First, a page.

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Chef de Bataillon game

We had a blast from the past in our latest game night. Petri demonstrated the semi-skirmish Napolenic ruleset Chef de Bataillon, published in 1995. We pitted one Austrian battalion (144 figures) against two French battalions (72 figs each). The rules are trying to simulate the role of the battalion commander. Which they do fairly well in my personal opinion. Unfortunately this means that the player has very little to do, apart from trying to roll the dice well enough to get his unit to do what he wants. Even shooting is not automatic, you have to get your unit to follow the order to “fire”. Very strange. Personally I think the rules are an interesting anomaly as I prefer grand tactical games, where troops actually set up far from each other, the player can decide where and how to attack and defend, and actually feel that he is fighting the opponent, not the game system. Anyway, in our tense three hour game the Austrian battalion was happily decimating the French troops until a stray bullet killed the Austrian officer. The Austrians then routed from the field. As the Austrian commander the decisions I made during the game were: 1) “Hmm.. I want to shoot the enemy into pieces, that shall be our plan.” 2) “The way to do that is to form in line and advance.” 3) “I will see if skirmishers are useful: Deploy, (not really, therefore) recall skirmishers.” 4) “Advance into close range and keep on shooting until someone breaks.” Not that exciting, but interesting as an... read more

Force on Force – our rules

Force on Force is our favourite skirmish ruleset for many reasons: it’s fast to play, you don’t need a massive investment to start playing, the core system is elegant, and it is good for a wide range of scenarios. Here is a list of the house rules and clarifications we have used in our games.

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Charlie Company rules

by John Reeves, Greg Novak, Kurt Hummitzch, RAFM Miniatures 1997 In Charlie Company each figure represents one man and each player usually plays with just one squad that has more or less 10 men (usually much less…). What makes this game different from others is that all players play American troops and game master plays the opposing NVA/VC troops. This built in blind system enables the game to proceed faster as only those NVA/VC troops that are visible to US forces are placed on board. Even though the game can be played as individual battles it is recommended to be played as a campaign to give more feel to the era. In the campaign each player is represented by one squad leader directing actions of a squad. Each battle of the campaign represents one month´s time "in country", perhaps its most hectic battle and its results and casualties reflect on upcoming campaign months. The obvious purpose is to survive through the one year´s tour of duty. With enough players one can simulate bigger unit operations and in my own games I´ve GMed a campaign with five players, where one of them acts as the platoon leader. The length of turn in the game can variate between one and five minute turns. While the situation seems safe the longer ones are used and when the action starts the shorter ones are used. The turn sequence is quite traditional. First orders and request for support fire are given, movement is executed, direct fire is resolved, indirect fire is resolved, results for the whole turns firing are applied, possible close combats are fought and lastly there is communications phase where players are given chance to communicate with other players IF their miniatures are close to one another or both have radio operators. Sometimes the game can be played even in real time. Also note that there are no morale rules as players themselves can give more belieavable and interesting results if there is any risk involved for them or their squads than any morale rules! There are four different movement types available for each turn and this has an effect to the distance the squad can move, how effectively it shoots and how much cover it uses. When firing six sided dices are thrown and 5-6 is a hit. The amount of dice thrown depends on the armament, the movement types of the shooter and the target and the terrain the the... read more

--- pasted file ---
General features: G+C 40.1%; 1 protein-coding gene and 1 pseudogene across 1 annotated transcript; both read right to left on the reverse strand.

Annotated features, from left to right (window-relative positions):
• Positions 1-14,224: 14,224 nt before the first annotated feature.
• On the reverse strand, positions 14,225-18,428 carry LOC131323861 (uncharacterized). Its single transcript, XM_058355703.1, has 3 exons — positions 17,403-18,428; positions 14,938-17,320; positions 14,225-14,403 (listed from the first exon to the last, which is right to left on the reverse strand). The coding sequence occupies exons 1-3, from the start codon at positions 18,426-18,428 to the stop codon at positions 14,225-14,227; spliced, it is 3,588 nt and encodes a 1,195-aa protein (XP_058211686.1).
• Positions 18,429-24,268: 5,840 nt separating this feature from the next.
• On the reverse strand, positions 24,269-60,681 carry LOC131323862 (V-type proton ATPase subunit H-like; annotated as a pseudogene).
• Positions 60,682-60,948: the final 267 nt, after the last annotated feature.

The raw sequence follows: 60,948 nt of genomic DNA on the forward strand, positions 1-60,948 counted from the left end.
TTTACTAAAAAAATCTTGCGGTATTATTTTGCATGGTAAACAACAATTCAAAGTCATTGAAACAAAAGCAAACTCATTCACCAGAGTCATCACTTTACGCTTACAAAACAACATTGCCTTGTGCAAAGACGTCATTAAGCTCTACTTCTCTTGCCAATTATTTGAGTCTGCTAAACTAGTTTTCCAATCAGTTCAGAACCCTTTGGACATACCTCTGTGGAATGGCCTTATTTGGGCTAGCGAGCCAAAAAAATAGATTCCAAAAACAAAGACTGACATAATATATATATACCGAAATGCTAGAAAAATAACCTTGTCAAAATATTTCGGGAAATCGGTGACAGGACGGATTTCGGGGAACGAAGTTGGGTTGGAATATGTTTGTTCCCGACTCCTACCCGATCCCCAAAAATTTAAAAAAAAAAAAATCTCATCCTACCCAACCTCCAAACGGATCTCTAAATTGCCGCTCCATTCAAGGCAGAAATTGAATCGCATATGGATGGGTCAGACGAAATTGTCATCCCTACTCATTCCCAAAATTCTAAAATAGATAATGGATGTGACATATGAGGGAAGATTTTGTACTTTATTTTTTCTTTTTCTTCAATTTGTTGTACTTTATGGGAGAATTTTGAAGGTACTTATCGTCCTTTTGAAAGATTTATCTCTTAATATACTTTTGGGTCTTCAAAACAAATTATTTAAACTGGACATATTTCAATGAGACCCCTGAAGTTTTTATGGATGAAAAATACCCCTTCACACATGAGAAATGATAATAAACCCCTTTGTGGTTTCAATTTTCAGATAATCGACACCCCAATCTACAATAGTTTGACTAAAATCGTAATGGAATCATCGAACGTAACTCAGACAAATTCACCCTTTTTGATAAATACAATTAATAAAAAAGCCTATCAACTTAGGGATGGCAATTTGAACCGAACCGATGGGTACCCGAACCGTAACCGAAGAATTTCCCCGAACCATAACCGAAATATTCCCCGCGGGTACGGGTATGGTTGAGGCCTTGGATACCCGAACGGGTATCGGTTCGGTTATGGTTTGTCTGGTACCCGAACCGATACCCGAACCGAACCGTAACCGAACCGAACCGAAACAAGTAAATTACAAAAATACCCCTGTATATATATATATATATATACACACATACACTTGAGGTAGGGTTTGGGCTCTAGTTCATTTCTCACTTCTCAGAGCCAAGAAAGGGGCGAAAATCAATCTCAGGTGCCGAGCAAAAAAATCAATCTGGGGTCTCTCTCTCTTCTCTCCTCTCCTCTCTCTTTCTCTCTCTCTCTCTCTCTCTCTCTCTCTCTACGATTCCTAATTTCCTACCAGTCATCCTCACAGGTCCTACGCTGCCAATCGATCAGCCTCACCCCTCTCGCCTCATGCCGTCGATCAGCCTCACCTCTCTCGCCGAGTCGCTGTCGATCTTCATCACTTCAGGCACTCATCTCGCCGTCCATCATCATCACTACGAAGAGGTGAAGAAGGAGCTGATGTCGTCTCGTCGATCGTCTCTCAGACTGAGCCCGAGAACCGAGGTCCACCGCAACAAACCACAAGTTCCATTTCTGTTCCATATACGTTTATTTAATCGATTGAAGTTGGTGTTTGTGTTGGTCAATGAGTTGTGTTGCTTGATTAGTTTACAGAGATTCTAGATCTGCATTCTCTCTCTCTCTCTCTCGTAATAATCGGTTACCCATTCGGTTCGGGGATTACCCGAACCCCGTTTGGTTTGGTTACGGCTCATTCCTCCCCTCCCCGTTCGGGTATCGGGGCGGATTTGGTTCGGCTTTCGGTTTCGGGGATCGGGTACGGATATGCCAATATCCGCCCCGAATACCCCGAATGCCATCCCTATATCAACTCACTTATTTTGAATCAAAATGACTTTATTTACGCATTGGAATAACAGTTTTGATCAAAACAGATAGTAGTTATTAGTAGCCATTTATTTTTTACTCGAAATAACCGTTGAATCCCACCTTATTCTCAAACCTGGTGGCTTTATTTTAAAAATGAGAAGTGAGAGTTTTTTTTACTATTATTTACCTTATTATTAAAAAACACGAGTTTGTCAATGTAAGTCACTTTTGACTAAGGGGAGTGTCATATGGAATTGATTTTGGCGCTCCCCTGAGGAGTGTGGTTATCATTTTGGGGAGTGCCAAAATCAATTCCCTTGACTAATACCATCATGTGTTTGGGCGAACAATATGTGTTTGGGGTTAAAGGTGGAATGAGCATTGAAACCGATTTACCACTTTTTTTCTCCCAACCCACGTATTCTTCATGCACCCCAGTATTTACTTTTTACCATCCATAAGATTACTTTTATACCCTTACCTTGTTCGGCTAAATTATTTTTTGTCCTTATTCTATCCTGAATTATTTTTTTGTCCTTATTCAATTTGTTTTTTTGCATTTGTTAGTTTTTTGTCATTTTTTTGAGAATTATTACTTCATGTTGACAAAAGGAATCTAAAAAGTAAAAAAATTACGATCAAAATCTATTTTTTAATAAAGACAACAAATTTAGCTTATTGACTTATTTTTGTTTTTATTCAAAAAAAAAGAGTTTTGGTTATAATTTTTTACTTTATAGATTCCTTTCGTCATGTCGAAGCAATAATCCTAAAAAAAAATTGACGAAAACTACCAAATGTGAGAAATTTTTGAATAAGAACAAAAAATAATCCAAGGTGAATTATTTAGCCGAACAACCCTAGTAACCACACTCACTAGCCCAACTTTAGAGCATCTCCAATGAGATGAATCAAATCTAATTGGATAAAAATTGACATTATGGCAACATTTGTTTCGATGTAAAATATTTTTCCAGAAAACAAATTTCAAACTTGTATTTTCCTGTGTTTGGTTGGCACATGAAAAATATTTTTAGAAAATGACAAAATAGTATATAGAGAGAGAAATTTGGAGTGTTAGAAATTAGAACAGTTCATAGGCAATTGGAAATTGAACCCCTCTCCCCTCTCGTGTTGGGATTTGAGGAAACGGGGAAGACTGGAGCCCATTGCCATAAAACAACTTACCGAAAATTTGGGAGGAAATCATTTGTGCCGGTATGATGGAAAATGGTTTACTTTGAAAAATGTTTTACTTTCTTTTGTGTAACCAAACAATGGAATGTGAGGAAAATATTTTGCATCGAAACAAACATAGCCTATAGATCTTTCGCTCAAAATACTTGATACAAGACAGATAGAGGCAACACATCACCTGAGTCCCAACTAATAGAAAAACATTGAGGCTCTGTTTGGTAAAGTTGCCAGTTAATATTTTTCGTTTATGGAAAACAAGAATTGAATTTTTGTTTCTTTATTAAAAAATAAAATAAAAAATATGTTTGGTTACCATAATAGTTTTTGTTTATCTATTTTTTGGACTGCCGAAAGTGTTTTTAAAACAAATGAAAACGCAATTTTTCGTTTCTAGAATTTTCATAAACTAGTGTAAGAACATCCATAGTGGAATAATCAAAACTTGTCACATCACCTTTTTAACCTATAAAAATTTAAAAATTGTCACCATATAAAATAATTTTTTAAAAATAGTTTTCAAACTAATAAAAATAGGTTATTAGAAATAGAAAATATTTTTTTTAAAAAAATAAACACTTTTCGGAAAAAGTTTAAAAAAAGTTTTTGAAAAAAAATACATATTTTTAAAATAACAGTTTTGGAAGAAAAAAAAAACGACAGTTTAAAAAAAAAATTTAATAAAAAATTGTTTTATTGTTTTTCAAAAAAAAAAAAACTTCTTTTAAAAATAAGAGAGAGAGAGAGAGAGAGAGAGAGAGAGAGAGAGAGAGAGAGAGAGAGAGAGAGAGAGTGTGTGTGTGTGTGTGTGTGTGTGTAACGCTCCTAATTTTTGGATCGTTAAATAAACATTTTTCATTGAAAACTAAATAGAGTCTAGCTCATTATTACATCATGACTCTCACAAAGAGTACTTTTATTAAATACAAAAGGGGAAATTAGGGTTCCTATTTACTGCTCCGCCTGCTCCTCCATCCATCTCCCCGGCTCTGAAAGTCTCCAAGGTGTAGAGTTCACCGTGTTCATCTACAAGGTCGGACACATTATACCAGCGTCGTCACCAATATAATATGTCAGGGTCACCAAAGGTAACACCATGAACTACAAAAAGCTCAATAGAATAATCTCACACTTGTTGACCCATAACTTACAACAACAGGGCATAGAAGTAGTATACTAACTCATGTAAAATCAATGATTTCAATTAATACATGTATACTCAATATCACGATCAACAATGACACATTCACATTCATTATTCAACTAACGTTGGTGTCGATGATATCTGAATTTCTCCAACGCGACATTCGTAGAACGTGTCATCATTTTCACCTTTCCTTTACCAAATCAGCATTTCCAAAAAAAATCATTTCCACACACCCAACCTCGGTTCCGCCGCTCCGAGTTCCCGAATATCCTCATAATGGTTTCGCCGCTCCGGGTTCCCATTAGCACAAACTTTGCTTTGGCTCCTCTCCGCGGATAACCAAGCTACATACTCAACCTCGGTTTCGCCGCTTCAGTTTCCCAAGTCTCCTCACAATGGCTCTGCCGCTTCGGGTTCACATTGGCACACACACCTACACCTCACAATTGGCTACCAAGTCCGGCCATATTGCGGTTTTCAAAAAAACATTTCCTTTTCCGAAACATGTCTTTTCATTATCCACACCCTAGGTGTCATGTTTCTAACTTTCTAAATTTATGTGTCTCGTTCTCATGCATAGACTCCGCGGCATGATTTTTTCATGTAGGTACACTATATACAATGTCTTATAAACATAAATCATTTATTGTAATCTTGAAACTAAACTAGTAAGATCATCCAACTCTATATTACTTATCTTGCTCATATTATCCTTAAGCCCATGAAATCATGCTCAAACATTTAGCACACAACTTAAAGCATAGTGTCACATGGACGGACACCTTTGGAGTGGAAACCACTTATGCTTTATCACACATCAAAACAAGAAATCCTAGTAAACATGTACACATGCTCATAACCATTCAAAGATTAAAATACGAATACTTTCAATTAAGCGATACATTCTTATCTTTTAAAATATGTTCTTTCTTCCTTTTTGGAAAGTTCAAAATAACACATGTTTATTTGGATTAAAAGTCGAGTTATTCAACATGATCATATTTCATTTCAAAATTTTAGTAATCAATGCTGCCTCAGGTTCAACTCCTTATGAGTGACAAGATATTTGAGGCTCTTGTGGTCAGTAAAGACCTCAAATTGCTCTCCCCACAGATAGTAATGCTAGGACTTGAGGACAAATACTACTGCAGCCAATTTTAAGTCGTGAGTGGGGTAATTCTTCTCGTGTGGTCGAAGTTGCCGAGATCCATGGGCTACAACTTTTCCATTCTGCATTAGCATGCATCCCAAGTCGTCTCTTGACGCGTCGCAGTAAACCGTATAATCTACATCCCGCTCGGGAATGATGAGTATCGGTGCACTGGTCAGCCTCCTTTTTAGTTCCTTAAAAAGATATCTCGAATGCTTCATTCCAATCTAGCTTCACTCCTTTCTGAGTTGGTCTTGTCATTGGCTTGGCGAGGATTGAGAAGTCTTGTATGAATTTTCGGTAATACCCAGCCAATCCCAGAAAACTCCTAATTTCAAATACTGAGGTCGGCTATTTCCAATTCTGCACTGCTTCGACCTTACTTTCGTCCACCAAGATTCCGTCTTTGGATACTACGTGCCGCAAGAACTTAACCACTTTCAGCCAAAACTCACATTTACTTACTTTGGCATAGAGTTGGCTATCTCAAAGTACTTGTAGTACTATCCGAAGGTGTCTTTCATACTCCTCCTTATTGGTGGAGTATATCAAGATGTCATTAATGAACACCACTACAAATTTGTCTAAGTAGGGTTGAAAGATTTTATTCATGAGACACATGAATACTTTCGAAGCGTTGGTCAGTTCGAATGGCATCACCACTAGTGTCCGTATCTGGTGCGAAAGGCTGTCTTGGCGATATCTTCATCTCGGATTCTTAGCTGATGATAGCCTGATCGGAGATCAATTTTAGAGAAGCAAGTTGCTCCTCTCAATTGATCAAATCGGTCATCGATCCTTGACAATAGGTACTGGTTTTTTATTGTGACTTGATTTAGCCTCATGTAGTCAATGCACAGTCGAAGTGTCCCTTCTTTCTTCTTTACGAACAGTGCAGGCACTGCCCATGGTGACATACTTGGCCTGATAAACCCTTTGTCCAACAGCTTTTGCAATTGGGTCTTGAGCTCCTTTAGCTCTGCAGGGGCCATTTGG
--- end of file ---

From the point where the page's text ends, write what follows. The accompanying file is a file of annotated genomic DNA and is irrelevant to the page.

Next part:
Form Line of Battle

This ruleset by David Manley, published by A&A game engineering, is probably the best napoleonic naval set we have played. Five thumbs up!

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